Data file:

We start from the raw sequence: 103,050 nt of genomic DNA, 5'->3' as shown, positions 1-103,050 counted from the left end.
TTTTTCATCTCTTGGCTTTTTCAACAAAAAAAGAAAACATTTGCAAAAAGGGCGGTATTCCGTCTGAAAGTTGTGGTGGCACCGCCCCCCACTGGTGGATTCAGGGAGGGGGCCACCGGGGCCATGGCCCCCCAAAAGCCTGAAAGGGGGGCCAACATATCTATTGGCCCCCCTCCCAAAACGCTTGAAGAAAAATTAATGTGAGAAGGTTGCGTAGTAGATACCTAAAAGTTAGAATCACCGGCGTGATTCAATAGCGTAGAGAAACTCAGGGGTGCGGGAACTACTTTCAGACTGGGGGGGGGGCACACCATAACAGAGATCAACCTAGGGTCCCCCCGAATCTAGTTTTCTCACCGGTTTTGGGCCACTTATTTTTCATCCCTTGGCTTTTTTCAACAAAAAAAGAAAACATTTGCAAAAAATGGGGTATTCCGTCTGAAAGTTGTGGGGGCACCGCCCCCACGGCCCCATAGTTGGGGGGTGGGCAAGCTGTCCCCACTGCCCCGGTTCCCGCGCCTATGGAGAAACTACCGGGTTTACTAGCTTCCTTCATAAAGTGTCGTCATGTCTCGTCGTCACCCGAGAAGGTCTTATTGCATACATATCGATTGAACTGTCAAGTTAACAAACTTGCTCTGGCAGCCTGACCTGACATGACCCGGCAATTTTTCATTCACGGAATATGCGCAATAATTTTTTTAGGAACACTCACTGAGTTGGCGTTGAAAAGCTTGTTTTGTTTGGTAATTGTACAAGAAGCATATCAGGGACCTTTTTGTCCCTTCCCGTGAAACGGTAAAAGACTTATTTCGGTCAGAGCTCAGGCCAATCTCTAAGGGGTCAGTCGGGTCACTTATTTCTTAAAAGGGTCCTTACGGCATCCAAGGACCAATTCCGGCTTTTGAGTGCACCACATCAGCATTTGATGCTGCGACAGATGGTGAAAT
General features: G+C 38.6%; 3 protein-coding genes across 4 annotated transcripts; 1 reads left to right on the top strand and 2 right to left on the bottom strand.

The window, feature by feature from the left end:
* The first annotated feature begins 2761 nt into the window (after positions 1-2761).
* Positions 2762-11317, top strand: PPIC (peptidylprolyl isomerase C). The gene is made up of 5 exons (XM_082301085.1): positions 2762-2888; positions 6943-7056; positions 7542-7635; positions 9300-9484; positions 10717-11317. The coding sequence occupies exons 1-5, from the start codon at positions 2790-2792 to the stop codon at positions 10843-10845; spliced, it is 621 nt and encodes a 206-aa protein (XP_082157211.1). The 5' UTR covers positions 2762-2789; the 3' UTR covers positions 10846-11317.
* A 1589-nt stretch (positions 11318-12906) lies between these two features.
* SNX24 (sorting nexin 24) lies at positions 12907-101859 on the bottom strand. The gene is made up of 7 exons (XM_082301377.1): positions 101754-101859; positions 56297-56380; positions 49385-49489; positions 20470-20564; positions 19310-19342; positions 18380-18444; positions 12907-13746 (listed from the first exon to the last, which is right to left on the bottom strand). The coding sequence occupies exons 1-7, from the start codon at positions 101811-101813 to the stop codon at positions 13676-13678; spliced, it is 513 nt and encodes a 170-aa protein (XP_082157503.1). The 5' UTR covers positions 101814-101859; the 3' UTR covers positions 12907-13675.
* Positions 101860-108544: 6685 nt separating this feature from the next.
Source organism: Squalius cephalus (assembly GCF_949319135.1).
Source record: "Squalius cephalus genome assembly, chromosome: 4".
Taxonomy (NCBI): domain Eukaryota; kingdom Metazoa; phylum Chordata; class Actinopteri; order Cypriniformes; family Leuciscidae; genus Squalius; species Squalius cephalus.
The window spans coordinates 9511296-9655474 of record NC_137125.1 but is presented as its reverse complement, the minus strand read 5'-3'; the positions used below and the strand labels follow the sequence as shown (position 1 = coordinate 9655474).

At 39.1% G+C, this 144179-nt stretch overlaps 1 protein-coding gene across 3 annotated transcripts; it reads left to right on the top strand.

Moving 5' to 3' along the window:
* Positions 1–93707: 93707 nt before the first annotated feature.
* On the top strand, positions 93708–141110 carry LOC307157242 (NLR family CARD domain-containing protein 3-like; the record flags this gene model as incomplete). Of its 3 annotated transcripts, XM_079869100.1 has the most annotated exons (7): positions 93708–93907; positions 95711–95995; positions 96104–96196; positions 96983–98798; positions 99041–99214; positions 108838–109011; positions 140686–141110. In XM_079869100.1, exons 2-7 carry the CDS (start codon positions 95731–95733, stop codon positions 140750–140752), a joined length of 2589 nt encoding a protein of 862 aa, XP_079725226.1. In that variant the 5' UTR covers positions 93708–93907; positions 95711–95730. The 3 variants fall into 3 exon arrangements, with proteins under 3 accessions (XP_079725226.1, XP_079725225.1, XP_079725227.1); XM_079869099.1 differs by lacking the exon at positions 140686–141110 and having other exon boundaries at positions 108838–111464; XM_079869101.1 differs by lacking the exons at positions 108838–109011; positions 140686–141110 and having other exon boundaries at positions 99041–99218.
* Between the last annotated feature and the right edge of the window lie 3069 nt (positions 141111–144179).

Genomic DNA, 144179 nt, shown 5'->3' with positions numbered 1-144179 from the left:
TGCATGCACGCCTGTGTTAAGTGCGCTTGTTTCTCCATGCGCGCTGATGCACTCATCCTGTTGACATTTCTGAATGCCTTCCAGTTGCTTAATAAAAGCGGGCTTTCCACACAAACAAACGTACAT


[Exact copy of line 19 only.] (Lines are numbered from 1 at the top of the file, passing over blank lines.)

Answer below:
Genomic DNA, 144179 nt, shown 5'->3' with positions numbered 1-144179 from the left: